Monthly Archives: October 2014

Until They’re Gone

There’s no better teacher than history, and one sad but true fact of a linear existence is that we often don’t realize what we have in a moment until it has passed and we have the benefit of a longer lens.
Another example of that presented itself as we said goodbye to Freda Tarbell, who lost a valiant three year battle against cancer this week.
If you are from around here, you probably heard of Freda. She started in radio in Buffalo but returned to Erie County to work for WSEE-TV as a reporter and anchor. She would later work behind the scenes as an assignment editor for WICU TV12.
Freda had a tremendous radio voice and a genuine interest not only in the news but more particularly how those events impacted people and their families.
She could do any story assigned to her but loved environmental stories the most, which in her time included covering the efforts to make Presque Isle Bay swimmable and the shoreline developable.
So it seemed like the perfect job when Freda finally left the business to do community and media relations for the Pennsylvania Department of Environmental Resources.
Freda, along with colleague Carol Pella, helped form a new breed of female reporters here. They weren’t interested in being weather “bunnies” or eye candy on the anchor desk.
These were tough, smart women who earned their chops on the street.
I think it was particularly grueling yet satisfying for both of them that they came up through the glass walls and ceiling of the good ole boys’ network that still existed in newsrooms in the 1970’s.
Will Ferrell has mined comic gold making fun of that era through his Anchorman movies, but if you were a young woman growing up through it, I can’t imagine it being all that funny.
But by the end of the decade when a cub reporter like Yours Truly got started, there was no sense of historical importance among the staff.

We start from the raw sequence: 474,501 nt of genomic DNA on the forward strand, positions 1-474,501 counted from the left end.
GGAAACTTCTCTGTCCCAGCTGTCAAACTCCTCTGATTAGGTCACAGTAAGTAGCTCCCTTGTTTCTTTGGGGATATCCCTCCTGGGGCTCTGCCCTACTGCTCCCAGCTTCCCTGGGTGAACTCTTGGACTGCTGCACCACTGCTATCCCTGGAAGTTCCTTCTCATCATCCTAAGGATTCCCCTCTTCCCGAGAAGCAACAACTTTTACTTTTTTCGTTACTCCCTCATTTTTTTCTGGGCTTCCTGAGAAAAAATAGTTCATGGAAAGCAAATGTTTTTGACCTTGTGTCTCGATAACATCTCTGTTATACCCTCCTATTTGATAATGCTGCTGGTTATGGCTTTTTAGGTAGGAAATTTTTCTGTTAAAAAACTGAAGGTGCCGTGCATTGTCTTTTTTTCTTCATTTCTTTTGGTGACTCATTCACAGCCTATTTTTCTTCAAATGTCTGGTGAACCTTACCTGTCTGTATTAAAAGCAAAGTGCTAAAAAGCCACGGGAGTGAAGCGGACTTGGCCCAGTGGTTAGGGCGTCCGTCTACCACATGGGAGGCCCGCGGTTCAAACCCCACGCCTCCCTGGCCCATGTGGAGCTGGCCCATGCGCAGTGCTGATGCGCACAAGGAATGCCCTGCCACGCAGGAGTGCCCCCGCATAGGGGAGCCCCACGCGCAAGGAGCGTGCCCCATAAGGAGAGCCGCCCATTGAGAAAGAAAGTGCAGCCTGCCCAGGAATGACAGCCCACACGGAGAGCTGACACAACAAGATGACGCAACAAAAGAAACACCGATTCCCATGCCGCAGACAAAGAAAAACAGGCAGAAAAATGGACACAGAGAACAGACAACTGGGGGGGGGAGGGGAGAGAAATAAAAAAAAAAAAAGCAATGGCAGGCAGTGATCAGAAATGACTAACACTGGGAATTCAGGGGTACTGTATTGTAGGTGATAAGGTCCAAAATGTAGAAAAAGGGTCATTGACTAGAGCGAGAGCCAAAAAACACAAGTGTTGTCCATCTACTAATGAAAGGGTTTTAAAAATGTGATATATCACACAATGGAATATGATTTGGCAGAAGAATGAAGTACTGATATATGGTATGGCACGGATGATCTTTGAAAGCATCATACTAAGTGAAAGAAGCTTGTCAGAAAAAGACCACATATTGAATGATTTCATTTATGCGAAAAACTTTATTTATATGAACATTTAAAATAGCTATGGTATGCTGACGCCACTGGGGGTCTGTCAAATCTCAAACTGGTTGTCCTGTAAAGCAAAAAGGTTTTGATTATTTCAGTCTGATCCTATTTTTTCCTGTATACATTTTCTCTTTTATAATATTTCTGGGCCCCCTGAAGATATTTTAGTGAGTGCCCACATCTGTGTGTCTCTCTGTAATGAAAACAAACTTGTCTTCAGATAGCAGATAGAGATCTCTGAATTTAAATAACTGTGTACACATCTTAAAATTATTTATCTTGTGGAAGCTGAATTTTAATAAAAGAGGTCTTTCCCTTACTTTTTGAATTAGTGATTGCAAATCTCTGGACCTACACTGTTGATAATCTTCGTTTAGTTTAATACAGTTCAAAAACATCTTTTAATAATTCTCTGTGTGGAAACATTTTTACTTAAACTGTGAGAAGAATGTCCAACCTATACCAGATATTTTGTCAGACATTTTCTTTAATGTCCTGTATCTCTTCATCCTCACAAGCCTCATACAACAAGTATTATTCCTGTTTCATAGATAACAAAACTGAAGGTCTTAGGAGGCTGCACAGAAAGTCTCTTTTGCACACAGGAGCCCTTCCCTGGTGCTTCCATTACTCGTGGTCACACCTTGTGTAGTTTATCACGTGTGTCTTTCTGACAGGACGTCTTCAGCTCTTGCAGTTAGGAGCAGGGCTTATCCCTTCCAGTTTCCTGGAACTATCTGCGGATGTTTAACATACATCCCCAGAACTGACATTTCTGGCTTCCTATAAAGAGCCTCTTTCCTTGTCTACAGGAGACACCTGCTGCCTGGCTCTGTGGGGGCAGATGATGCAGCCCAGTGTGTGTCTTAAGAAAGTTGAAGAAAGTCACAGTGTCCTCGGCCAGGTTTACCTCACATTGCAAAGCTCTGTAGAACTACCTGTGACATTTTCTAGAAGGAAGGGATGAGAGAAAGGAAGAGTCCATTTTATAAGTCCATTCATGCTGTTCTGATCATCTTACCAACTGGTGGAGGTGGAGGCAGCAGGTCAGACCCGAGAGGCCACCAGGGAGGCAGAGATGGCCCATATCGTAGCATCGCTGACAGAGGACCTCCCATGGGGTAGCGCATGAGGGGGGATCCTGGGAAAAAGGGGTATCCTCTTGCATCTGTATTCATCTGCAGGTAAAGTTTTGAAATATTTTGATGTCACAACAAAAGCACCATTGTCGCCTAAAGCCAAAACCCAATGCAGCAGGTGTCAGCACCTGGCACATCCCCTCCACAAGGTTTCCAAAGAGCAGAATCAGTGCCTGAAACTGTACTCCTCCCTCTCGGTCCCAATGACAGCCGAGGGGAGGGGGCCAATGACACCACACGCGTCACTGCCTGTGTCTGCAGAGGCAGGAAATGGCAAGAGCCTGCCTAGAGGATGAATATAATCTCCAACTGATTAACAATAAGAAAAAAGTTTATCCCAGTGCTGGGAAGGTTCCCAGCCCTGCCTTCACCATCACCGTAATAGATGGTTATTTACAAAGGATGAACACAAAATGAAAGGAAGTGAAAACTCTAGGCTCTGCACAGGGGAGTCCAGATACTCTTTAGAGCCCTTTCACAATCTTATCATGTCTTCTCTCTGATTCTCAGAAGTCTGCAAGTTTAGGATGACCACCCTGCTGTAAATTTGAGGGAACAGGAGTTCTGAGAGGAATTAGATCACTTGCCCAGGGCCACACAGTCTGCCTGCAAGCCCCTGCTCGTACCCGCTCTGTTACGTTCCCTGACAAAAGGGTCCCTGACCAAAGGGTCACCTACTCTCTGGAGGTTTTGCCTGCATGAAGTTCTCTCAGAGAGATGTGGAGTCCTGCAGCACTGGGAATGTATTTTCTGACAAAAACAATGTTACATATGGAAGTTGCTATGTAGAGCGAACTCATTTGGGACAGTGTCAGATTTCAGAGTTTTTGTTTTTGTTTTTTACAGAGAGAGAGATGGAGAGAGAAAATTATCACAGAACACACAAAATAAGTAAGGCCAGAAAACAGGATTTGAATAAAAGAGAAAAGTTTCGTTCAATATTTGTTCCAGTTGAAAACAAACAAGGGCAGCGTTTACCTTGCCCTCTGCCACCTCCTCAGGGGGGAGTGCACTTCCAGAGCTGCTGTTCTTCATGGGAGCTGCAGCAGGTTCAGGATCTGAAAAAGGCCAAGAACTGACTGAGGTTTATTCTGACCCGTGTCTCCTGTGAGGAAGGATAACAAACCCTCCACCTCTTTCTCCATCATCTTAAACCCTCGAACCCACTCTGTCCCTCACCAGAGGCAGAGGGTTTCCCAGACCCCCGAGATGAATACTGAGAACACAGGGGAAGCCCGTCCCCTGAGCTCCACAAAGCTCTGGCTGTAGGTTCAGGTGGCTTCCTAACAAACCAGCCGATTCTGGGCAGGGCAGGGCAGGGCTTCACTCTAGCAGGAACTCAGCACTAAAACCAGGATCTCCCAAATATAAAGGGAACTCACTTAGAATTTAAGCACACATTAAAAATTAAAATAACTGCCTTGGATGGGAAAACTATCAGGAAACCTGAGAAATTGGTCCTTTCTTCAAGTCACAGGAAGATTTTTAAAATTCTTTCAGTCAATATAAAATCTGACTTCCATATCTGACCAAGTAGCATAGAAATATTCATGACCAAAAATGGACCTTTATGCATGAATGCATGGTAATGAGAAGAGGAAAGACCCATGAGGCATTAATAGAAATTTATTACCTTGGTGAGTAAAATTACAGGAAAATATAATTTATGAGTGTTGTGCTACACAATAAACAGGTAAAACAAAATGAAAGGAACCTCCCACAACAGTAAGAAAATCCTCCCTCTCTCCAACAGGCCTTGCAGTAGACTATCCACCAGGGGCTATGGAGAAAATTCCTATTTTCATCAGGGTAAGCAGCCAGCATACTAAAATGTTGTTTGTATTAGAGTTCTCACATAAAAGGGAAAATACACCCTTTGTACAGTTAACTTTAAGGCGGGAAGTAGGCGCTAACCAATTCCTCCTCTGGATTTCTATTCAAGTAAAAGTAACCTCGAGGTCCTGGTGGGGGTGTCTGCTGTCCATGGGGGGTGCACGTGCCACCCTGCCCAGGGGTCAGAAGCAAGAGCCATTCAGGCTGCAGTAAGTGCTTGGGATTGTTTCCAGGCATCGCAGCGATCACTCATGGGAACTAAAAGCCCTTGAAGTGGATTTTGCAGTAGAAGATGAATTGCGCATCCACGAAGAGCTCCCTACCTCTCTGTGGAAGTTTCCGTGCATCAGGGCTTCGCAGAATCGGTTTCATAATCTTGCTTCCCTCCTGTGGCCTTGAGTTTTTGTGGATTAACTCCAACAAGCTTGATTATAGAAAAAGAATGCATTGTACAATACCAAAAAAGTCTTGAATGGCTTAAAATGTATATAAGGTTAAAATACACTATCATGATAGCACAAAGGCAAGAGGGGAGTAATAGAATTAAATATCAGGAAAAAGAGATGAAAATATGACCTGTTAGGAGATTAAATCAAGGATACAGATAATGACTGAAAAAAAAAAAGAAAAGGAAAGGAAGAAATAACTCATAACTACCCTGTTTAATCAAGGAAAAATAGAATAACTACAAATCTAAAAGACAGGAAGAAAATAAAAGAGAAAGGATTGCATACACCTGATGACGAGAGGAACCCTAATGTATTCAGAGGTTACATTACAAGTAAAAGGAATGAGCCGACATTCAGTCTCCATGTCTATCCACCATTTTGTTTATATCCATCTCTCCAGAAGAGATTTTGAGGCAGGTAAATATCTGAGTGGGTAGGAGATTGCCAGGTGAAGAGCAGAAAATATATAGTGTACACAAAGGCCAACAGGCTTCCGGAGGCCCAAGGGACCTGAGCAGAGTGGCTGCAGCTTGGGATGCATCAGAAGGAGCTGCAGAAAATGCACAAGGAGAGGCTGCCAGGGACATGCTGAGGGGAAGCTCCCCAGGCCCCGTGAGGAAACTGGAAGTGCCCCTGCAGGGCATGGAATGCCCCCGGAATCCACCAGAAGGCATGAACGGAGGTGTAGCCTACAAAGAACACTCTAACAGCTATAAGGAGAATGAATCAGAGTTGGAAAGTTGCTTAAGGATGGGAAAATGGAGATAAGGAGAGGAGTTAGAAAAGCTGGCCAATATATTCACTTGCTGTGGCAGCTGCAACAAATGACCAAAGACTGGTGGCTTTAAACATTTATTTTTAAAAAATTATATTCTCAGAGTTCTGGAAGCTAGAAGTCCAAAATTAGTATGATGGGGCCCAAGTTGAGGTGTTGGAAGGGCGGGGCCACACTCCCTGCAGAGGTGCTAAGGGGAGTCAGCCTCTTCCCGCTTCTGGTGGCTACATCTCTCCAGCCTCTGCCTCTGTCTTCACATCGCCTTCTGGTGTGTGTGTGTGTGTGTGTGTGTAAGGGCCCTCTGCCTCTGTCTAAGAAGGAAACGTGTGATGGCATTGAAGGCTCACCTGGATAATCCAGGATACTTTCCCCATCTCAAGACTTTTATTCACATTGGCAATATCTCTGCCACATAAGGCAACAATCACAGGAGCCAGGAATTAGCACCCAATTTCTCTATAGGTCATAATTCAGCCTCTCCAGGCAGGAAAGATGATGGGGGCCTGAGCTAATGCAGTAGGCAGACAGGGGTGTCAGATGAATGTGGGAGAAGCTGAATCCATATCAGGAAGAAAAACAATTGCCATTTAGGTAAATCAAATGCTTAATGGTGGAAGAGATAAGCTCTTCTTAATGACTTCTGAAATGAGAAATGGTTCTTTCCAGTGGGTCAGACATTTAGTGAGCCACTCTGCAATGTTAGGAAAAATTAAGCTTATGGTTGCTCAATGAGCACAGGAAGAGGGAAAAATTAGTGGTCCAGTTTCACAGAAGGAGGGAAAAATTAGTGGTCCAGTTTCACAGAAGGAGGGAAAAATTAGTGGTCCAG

We just went to work and there was Carol and there was Freda. I mean, didn’t every newsroom have people of that talent and depth?
It’s not until the time and sadly, even the people have passed that history teaches us what milestone moments they really were.
How often we don’t know what we have, until they’re gone.

My Six Day War

I had something of a personal Six Day War to deal with last week, a battle that reinforces my belief that large monolithic systems only work in a perfect and therefore non-existent world. When I left WSEE I also left the company’s health care plan, a change that looking back seemed hell bent on pillaging my prescription pill plan. It started with a simple request for a refill of a drug that I have taken for a number of years. I told the pharmacist that I no longer had my primary insurance and would have to use my wife’s insurance plan of which I was already a part.

“No problem,” I was told. The company’s modern computer system would simply apply the secondary plan once the primary was denied. I returned the next day.

“Yes, Mr. Bremner, we have your refill right here,” the girl in the blue smock said with a smile. “That will be $1067 dollars.”

“Am I getting a year’s worth?” I asked in shock.

“No, your insurance doesn’t cover this drug.”

So it was off to the doctor’s office nearby.

“Yes, Mr. Bremner it appears your new plan prefers a similar drug to the one you’re taking.”

“And by ‘prefer’ you mean they made a deal with that drug maker?”

“Either way we called it in and it will be ready tomorrow.”

So for the third straight day I showed up at the counter.

“We actually have your original request filled Mr. Bremner.”

“Really? Great!”

“That will be $1067.”

And the wheels on the bus go ‘round and ‘round….

“That drug is not covered.” I offered as patiently as possible. “We’ve switched to the one the company likes.”

“Oh, well that’s brand new. The company wants prior authorization from your doctor.”

I’m now into Day Four and have moved to the phone to save shoe leather.

The Day Five stop yielded a puzzled look and a mumbled apology about the order not being filled yet. It is now also the third day since I’ve been out of the medicine. Out of either one of them actually.

When the glorious Day Six arrived I was told the good news. The pharmacy had TWO prescriptions filled for me. So for the third time in six days I had to tell them that I couldn’t spend $12,000 dollars a year for one pill a day even if I won the lottery.

My last call was to my doctor.

“I take a handful of medications and don’t want to go through this every time, so why don’t we send the insurer a copy of the whole list so they will all be pre-approved?”

”I’m sorry Mr. Bremner. The system just can’t handle that. We’ll have to do it one at a time.”

Really? Go figure.